According to Pew Research, around 60 million American households are considered “multi-generational” — generally defined as a family in which three or more generations live together.
Here in the Aloha State, strong family values and the high cost of both caregiving and real estate have resulted in Hawaii’s top ranking as the state with the most multigenerational families sharing a home, per the U.S. Census Bureau.
“Multigenerational living works beautifully when every family member has adequate personal space and easy access to common living areas,” says Evan Fujimoto, president of Honolulu design/build firm Graham Builders. “A designer with experience in multigenerational residences can help anticipate issues with noise, privacy, and accessibility, and create a home that is comfortable for everybody in the family.”
Making it work
In Hawaii, options for increasing living space include accessory dwelling units (ADUs), ohana units, and additions. “Many people are still confused about which is which, and there are some significant differences between them,” says Fujimoto.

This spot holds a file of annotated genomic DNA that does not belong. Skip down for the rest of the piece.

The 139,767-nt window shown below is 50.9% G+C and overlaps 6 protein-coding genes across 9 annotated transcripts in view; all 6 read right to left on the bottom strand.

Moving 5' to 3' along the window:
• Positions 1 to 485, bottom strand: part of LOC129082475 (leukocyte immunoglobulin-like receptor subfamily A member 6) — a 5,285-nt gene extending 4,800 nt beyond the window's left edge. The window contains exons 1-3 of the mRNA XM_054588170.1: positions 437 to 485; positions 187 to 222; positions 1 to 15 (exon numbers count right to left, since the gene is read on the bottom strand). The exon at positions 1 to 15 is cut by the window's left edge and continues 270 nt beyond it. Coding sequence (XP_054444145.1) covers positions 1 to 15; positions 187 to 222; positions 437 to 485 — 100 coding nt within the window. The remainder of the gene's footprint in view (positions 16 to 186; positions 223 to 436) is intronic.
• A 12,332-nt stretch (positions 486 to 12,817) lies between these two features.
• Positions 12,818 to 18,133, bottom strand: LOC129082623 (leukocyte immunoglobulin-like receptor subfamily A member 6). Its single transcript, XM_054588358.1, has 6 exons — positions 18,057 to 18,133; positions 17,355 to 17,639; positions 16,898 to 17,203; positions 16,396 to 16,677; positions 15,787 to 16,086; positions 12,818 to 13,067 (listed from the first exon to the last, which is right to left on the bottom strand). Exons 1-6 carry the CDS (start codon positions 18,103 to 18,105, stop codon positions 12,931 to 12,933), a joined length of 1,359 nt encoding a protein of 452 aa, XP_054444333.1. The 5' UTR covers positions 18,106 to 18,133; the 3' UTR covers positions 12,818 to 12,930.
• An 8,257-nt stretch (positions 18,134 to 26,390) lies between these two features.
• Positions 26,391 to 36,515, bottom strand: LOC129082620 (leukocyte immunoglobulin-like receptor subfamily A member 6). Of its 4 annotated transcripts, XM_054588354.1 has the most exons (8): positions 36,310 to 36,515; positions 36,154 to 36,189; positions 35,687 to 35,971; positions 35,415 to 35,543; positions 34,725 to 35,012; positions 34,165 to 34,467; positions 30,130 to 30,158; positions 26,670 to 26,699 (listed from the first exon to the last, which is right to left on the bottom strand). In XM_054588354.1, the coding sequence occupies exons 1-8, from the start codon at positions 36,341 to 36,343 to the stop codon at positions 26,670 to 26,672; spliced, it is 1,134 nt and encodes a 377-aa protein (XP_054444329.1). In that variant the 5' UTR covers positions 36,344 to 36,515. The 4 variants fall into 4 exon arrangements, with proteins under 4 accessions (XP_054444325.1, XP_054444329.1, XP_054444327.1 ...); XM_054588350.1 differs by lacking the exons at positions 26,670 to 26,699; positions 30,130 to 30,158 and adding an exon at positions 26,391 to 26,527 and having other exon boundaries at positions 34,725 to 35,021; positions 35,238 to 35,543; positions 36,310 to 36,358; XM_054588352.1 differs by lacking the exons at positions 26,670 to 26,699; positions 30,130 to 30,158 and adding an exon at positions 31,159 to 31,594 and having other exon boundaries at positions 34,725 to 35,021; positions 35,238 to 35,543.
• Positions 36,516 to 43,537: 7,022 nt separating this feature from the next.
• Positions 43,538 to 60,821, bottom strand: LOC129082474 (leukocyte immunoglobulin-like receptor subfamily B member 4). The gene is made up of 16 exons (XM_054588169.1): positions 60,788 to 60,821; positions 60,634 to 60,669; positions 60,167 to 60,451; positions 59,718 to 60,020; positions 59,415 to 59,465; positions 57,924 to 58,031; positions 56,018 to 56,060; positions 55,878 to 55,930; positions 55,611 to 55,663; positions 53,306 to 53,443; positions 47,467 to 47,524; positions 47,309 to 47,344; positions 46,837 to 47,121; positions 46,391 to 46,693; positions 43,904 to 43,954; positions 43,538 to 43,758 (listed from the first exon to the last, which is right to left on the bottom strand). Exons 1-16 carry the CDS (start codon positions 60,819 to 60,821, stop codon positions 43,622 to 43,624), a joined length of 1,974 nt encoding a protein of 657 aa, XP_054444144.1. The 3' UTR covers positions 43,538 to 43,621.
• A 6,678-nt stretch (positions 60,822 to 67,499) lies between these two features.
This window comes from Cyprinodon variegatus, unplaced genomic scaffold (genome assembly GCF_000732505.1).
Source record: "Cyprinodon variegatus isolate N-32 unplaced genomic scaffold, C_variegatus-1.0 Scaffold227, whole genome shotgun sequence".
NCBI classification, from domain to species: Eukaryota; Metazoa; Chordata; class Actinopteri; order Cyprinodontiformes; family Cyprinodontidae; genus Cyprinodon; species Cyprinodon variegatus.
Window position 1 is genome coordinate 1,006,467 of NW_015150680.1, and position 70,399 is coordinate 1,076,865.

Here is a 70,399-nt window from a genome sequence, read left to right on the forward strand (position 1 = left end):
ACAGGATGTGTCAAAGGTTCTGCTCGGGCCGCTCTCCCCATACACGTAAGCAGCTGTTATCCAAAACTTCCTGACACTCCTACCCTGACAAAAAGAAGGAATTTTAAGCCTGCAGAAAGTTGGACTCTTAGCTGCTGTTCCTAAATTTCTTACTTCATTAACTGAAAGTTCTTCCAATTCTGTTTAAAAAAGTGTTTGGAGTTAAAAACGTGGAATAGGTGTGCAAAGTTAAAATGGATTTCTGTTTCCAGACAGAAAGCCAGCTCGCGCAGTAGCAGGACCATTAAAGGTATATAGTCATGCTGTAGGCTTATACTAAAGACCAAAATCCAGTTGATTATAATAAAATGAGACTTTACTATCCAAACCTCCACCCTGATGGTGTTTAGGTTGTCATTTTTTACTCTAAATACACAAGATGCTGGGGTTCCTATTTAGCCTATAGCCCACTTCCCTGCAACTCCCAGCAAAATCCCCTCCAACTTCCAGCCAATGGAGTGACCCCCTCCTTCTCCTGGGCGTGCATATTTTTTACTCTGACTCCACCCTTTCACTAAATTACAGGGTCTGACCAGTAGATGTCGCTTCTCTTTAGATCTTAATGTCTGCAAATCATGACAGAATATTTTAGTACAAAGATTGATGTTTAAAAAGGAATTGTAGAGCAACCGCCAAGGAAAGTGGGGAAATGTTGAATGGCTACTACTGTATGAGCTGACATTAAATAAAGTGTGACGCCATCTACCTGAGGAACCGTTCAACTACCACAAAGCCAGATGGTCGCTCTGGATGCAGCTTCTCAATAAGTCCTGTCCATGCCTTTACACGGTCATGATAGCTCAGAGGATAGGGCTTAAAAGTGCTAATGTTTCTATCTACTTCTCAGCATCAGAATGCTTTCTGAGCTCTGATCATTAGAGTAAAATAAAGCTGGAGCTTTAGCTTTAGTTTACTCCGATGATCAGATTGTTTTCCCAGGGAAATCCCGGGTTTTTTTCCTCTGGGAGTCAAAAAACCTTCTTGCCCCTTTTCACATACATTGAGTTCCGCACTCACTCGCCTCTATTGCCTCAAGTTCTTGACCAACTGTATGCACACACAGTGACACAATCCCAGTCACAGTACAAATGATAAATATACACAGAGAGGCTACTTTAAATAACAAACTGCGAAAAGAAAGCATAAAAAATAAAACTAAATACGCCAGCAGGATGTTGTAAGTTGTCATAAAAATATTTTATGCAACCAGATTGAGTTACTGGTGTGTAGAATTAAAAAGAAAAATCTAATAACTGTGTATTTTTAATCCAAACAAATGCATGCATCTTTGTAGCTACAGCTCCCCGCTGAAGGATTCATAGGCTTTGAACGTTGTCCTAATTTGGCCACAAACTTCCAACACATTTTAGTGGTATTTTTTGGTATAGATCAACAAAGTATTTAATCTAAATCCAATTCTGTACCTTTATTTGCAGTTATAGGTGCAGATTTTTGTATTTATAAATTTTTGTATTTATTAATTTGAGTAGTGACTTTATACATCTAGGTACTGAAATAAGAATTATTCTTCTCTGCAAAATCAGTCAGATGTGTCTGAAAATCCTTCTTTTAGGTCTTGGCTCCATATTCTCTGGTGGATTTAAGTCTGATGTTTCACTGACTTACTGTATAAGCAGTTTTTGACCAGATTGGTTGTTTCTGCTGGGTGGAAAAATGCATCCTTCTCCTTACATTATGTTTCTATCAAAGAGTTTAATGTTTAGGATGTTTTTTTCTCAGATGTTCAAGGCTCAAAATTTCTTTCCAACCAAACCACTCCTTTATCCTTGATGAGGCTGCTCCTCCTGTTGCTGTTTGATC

Accessory Dwelling Units (ADUs): Attempting to alleviate Oahu’s housing shortage, former mayor Kirk Caldwell signed the ADU Ordinance into law almost eight years ago.
“An ADU is a second dwelling unit that includes its own kitchen, bedroom, and bathroom, and utility meter,” says Fujimoto. “It can be attached or detached from the primary residence. Depending on the size of the property, it’s limited to dimensions of 400-800 square feet.”
Ohana units: Unique to the islands, Hawaii’s ohana dwellings are similar to ADUs. Like ADUs, ohana units may have their own kitchens, and both ADUs and ohanas require solar hot water tanks, off-street parking, and conformation with city ordinances.
“With an ohana, the property owner must live in one dwelling, and a relative in the other,” explains Fujimoto. “With ADUs, the owner must live in one residence — but anybody else, related or unrelated, may live in the other.”
Additions: If an ohana or ADU doesn’t work for your property, consider building a simple addition. Additions cannot have a kitchen, laundry, or meter, but a wet bar – a refrigerator and compact bar sink – might be adequate for your family’s needs.
Two design challenges are common in many multigenerational homes: adequate storage space, and shared kitchens.
“Smart storage management is critical,” says Fujimoto. “We try to include individual closets for each family member, and drop zones in laundry rooms, garages and mudrooms.”
Then there’s the kitchen — the center of daily life for most families. When several generations are working to prepare meals in a single space, harmony can turn into discord.
Graham Builders’ team offers a brilliant solution: the ohana kitchen. “It’s larger, with multiple prep stations, sinks and appliances that allow multiple family members to prep, cook and eat separately, yet simultaneously,” Fujimoto explains